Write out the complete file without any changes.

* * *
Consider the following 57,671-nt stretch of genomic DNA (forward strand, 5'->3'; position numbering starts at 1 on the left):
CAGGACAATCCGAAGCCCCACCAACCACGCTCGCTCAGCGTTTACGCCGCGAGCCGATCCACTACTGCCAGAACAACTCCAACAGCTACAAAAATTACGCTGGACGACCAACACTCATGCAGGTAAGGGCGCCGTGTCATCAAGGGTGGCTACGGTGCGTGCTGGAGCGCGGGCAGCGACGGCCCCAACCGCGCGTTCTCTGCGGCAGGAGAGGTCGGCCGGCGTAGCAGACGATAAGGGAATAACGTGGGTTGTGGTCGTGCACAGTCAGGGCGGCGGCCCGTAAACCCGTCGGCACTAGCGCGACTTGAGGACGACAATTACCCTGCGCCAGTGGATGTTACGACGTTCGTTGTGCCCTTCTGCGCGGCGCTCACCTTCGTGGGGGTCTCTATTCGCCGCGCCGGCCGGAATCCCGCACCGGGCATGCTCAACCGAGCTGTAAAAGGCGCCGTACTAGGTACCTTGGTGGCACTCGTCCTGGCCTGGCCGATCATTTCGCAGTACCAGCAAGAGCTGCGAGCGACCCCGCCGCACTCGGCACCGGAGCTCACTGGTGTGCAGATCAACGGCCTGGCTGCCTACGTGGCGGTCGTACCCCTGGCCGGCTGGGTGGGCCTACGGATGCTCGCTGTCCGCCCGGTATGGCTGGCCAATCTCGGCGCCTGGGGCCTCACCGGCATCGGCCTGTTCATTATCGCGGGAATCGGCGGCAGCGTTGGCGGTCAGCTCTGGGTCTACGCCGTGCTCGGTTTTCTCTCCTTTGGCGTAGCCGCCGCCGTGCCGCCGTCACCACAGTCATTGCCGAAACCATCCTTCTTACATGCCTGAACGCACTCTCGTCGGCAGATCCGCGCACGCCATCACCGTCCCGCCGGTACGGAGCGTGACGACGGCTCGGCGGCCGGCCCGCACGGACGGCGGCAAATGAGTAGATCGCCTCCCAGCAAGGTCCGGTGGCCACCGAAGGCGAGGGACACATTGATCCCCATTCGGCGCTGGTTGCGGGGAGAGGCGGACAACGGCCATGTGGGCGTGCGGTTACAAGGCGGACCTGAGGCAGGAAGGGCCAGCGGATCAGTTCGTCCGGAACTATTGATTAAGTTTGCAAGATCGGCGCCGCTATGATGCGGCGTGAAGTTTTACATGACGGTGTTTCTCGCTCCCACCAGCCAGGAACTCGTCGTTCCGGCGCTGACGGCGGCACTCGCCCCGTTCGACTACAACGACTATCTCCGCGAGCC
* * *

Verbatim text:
Consider the following 57,671-nt stretch of genomic DNA (forward strand, 5'->3'; position numbering starts at 1 on the left):
CAGGACAATCCGAAGCCCCACCAACCACGCTCGCTCAGCGTTTACGCCGCGAGCCGATCCACTACTGCCAGAACAACTCCAACAGCTACAAAAATTACGCTGGACGACCAACACTCATGCAGGTAAGGGCGCCGTGTCATCAAGGGTGGCTACGGTGCGTGCTGGAGCGCGGGCAGCGACGGCCCCAACCGCGCGTTCTCTGCGGCAGGAGAGGTCGGCCGGCGTAGCAGACGATAAGGGAATAACGTGGGTTGTGGTCGTGCACAGTCAGGGCGGCGGCCCGTAAACCCGTCGGCACTAGCGCGACTTGAGGACGACAATTACCCTGCGCCAGTGGATGTTACGACGTTCGTTGTGCCCTTCTGCGCGGCGCTCACCTTCGTGGGGGTCTCTATTCGCCGCGCCGGCCGGAATCCCGCACCGGGCATGCTCAACCGAGCTGTAAAAGGCGCCGTACTAGGTACCTTGGTGGCACTCGTCCTGGCCTGGCCGATCATTTCGCAGTACCAGCAAGAGCTGCGAGCGACCCCGCCGCACTCGGCACCGGAGCTCACTGGTGTGCAGATCAACGGCCTGGCTGCCTACGTGGCGGTCGTACCCCTGGCCGGCTGGGTGGGCCTACGGATGCTCGCTGTCCGCCCGGTATGGCTGGCCAATCTCGGCGCCTGGGGCCTCACCGGCATCGGCCTGTTCATTATCGCGGGAATCGGCGGCAGCGTTGGCGGTCAGCTCTGGGTCTACGCCGTGCTCGGTTTTCTCTCCTTTGGCGTAGCCGCCGCCGTGCCGCCGTCACCACAGTCATTGCCGAAACCATCCTTCTTACATGCCTGAACGCACTCTCGTCGGCAGATCCGCGCACGCCATCACCGTCCCGCCGGTACGGAGCGTGACGACGGCTCGGCGGCCGGCCCGCACGGACGGCGGCAAATGAGTAGATCGCCTCCCAGCAAGGTCCGGTGGCCACCGAAGGCGAGGGACACATTGATCCCCATTCGGCGCTGGTTGCGGGGAGAGGCGGACAACGGCCATGTGGGCGTGCGGTTACAAGGCGGACCTGAGGCAGGAAGGGCCAGCGGATCAGTTCGTCCGGAACTATTGATTAAGTTTGCAAGATCGGCGCCGCTATGATGCGGCGTGAAGTTTTACATGACGGTGTTTCTCGCTCCCACCAGCCAGGAACTCGTCGTTCCGGCGCTGACGGCGGCACTCGCCCCGTTCGACTACAACGACTATCTCCGCGAGCC